Social media proves powerful force at Sochi Olympics

The enormous reach of social media at the Sochi Winter Olympics saw more opportunities for advertisers leveraging athletes’ social media accounts. For the first time, companies started emphasizing social media activity in their contracts with Olympic athletes.

by WAN-IFRA Staff | February 28, 2014

Social media once again proved a major force at the Olympic Winter Games, with more users than ever before taking to Twitter and Facebook to publish their thoughts on events.

Companies aided in the creation of tweets and updates that were then sent from the athletes’ accounts. The more followers an athlete had, the more valuable they became to the sponsor.

The potential for further growth will mean even more opportunities for advertisers and sponsors at future international athletics competitions, including the 2016 Brazil summer games.

According to the International Olympic Committee, in the lead up to the commencement of the games, the IOC’s Facebook page grew by 2 million “likes,” with the first seven days of competition spurring an additional 1 million likes. Meanwhile, the IOC’s Twitter account grew by 100,000 followers during the same timeframe, with 6.5 million mentions of the games.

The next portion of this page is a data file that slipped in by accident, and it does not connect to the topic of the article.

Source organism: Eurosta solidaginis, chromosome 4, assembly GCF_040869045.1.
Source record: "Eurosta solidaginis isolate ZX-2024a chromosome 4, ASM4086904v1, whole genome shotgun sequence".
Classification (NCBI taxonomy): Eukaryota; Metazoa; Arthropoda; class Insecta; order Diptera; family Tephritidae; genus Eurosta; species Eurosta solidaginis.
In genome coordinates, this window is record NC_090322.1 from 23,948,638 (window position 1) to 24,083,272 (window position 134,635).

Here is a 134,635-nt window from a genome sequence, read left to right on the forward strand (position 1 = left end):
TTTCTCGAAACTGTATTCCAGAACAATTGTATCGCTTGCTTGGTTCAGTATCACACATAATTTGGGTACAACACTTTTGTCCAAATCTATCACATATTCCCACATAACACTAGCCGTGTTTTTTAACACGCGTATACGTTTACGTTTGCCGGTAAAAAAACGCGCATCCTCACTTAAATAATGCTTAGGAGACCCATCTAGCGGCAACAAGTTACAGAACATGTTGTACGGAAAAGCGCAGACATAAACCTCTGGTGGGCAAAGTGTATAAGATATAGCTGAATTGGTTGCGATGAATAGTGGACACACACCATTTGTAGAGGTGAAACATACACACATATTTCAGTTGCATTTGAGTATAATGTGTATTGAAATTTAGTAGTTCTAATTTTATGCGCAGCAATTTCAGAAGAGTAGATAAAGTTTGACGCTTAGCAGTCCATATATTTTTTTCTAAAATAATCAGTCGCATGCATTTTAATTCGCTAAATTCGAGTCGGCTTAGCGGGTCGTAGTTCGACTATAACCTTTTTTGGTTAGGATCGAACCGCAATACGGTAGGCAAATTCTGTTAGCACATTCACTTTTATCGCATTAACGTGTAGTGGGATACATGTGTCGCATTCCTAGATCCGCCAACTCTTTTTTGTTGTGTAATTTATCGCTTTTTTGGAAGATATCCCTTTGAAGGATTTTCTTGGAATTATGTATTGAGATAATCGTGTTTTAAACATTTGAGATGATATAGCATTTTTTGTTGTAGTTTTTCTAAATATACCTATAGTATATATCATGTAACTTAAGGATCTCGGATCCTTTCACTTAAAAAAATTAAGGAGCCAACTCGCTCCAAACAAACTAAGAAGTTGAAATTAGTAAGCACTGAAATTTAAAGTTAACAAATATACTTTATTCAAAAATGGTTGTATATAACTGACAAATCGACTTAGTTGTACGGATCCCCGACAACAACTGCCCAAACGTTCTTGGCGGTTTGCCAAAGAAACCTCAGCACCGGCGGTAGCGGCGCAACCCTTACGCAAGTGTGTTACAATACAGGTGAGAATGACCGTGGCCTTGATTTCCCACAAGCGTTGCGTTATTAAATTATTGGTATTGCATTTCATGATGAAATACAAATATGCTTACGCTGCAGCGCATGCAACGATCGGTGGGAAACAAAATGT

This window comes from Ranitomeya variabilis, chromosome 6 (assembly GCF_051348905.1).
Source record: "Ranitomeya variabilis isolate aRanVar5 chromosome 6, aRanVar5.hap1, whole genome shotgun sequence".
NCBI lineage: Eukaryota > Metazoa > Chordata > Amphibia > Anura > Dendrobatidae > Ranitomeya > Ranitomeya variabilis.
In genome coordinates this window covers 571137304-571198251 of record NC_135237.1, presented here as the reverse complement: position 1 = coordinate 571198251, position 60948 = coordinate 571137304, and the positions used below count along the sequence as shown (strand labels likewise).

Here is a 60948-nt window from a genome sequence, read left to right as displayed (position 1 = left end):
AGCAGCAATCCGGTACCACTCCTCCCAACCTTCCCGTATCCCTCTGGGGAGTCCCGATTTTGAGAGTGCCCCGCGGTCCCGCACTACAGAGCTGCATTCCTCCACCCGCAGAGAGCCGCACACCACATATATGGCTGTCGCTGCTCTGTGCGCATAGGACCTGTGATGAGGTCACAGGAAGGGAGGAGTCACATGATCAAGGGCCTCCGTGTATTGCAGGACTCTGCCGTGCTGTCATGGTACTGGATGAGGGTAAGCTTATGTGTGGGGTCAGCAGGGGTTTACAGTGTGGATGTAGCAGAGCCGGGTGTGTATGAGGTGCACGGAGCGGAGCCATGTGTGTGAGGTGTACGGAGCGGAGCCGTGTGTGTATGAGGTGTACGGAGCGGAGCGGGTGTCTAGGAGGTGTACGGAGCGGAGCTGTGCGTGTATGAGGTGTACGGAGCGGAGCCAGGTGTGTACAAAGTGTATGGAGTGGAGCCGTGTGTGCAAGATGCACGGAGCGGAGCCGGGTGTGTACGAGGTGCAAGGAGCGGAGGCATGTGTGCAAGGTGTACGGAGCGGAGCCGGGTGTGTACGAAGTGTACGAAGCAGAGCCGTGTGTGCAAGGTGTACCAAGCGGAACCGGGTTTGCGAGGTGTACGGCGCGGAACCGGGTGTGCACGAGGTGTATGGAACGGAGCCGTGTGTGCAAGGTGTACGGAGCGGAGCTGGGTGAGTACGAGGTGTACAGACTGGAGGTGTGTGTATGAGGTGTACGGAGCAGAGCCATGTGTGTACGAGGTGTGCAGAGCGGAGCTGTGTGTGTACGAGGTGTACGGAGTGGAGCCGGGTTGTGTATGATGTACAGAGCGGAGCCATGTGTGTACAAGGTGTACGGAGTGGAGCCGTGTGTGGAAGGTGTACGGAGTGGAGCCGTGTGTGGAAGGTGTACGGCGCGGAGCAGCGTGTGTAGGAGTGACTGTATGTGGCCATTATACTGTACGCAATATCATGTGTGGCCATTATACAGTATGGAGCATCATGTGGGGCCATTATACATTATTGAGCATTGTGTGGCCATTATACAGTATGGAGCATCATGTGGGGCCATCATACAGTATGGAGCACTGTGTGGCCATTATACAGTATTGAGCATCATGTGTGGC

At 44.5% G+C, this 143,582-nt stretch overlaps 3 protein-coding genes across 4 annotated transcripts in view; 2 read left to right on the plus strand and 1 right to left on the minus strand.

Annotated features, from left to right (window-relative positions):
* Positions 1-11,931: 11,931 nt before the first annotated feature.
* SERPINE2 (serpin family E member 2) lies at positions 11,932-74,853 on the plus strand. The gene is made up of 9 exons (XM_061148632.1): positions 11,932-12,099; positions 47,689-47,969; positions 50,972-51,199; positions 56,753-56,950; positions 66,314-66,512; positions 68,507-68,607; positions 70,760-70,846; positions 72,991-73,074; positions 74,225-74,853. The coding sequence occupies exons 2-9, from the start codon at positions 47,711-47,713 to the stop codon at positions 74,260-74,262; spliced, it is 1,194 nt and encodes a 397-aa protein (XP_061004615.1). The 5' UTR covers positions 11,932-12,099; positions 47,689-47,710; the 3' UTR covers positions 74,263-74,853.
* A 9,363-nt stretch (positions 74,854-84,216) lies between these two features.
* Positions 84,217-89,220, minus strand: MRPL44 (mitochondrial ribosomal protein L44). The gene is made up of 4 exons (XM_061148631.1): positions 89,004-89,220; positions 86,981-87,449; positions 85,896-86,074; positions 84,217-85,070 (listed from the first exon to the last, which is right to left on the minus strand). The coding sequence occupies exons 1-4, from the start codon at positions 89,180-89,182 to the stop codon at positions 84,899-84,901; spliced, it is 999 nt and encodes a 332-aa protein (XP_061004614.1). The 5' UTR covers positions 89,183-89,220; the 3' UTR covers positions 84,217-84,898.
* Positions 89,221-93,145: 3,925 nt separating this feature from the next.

Twitter’s metrics state that ice hockey was the most mentioned competition, followed by curling, figure skating, bobsled, and snowboard. The most ‘mentioned’ moment of the games was when the United States beat Russia in men’s ice hockey. The event resulted in 72,630 tweets per minute. The most referenced athletes were Mao Asada (Japan), Yuna Kim (South Korea), and TJ Oshie (United States). Countries that sent out the most tweets per 1 million people were South Korea, Russia, and Japan.

On Facebook, the most mentioned sports were ice hockey, figure skating, bobsled, curling, and luge, while the dominant athletes were Shaun White (United States), TJ Oshie (United States), Yuna Kim (South Korea), and Jenny Jones (Great Britain).


Share via
Copy link